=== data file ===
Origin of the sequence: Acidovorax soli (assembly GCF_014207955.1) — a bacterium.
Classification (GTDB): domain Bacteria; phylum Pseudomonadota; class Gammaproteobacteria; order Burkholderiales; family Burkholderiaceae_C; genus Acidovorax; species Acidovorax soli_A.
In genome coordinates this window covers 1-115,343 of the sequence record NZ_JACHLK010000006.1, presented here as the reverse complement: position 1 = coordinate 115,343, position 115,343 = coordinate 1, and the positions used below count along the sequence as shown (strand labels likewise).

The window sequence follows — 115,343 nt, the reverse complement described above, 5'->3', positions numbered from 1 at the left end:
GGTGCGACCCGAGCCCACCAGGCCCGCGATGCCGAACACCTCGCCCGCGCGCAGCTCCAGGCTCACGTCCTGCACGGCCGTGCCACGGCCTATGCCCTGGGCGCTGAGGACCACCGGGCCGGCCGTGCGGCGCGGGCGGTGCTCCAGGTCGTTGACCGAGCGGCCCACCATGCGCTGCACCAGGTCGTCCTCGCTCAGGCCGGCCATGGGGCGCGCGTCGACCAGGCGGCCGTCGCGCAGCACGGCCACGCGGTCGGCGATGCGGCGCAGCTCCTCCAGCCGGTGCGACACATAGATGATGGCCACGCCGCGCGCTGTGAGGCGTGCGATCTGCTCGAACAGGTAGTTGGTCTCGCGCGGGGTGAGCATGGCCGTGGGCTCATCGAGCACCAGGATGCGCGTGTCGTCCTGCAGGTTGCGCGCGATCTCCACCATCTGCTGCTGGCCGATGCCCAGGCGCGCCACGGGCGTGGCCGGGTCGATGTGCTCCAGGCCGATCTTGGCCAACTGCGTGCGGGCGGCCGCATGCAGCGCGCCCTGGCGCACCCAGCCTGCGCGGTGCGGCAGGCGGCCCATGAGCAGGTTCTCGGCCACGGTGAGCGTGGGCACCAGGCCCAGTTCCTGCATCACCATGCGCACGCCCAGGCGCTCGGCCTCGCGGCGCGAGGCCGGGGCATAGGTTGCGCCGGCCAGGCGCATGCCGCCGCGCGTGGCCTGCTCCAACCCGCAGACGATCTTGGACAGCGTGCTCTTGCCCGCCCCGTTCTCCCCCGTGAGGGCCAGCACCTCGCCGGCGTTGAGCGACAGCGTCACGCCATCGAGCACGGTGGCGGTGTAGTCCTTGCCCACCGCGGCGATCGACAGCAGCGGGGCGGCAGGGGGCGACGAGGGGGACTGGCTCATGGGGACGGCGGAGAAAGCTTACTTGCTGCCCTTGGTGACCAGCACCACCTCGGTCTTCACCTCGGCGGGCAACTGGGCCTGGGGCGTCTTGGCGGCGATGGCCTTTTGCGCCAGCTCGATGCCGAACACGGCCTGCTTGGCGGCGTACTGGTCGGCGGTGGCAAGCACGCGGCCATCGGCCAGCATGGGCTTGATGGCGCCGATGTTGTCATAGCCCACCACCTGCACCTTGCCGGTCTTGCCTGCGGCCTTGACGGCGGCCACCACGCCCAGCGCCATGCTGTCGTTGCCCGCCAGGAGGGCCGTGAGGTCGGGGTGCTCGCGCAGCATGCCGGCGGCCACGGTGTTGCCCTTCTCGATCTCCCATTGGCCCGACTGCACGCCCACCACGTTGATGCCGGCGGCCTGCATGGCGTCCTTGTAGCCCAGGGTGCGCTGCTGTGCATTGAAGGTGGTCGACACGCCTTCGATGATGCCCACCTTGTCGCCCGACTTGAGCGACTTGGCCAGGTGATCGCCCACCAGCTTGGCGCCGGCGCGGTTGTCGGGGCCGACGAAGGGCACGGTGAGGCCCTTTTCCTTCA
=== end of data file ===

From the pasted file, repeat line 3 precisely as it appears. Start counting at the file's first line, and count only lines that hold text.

In genome coordinates this window covers 1-115,343 of the sequence record NZ_JACHLK010000006.1, presented here as the reverse complement: position 1 = coordinate 115,343, position 115,343 = coordinate 1, and the positions used below count along the sequence as shown (strand labels likewise).